Jun 11, 2018
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Health Care Organizations Take Notice: The Joint Commission Issues Recommendations to Stem Workplace Violence

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Originally Posted on the Sheppard Mullin Labor and Employment Blog on June 6, 2018.

In an effort to curb workplace violence against healthcare workers, The Joint Commission, a national healthcare accreditation body, recently issued seven actions healthcare organizations are encouraged to implement.

The Joint Commission, which accredits and certifies thousands of healthcare organizations and programs throughout the U.S., has several standards that relate directly or indirectly to workplace violence, including Leadership, Rights and Responsibilities of the Individual, Provision of Care, Treatment and Services, Environment for Care, and Emergency Management standards. In addition, the Joint Commission recently issued seven actions to help healthcare organizations recognize and acknowledge workplace violence directed against healthcare workers, better prepare staff to handle violence, and more effectively address the aftermath:

  • Clearly define workplace violence and put systems into place across the organization that enable staff to report workplace violence instances, including verbal abuse;
  • Recognizing that data comes from several sources, capture, track and trend all reports of workplace violence, including verbal abuse and attempted assaults when no harm occurred;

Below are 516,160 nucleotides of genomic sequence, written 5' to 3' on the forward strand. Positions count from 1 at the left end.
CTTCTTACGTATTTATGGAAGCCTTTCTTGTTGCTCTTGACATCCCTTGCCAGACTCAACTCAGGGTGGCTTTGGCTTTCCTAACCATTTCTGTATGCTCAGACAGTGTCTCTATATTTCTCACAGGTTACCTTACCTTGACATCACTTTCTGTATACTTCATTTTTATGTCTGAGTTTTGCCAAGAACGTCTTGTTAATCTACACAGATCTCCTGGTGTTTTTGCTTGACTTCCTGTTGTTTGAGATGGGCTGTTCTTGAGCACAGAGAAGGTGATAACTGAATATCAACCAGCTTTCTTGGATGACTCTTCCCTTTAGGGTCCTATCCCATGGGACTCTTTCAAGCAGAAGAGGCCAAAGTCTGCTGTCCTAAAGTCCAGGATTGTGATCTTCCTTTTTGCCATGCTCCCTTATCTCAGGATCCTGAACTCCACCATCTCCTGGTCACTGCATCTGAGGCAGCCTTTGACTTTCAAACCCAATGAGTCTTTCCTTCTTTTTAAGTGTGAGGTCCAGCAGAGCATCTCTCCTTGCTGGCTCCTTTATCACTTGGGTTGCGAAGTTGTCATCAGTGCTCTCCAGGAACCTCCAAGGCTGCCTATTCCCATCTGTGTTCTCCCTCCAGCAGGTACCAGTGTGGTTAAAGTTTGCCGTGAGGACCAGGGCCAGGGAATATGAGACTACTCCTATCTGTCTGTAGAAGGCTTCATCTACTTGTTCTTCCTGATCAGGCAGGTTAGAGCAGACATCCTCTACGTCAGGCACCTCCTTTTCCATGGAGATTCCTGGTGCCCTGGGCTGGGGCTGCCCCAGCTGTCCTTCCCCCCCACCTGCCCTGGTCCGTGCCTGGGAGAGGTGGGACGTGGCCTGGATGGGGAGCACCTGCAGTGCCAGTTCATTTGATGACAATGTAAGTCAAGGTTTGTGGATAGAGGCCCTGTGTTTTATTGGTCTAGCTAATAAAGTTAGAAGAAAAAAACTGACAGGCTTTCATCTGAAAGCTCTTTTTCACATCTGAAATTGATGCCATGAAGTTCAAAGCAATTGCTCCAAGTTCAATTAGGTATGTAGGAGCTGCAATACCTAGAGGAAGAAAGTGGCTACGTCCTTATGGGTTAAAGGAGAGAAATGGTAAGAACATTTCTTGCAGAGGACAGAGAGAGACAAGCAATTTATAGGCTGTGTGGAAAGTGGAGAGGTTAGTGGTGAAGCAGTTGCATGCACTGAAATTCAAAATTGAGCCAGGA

• Provide appropriate follow-up and support to victims, witnesses and others affected by workplace violence, including psychological counseling and trauma-informed care if necessary;
  • Review each case of workplace violence to determine contributing factors. Analyze data related to workplace violence, and worksite conditions, to determine priority situations for intervention;
  • Develop quality improvement initiatives to reduce incidents of workplace violence;
  • Train all staff, including security, in de-escalation, self-defense and response to emergency codes; and
  • Evaluate workplace violence reduction initiatives.

Healthcare organizations should re-evaluate their current protocols and ensure they have appropriate mechanisms in place to identify, investigate and respond to workplace violence, including incidents that may not rise to the level of a sentinel event but still constitute workplace violence (e.g., verbal abuse against healthcare workers from patients). Also, healthcare organizations should recognize that failure to implement measures to identify, prevent and respond to workplace violence could affect, among other things, their accreditation status with the Joint Commission.





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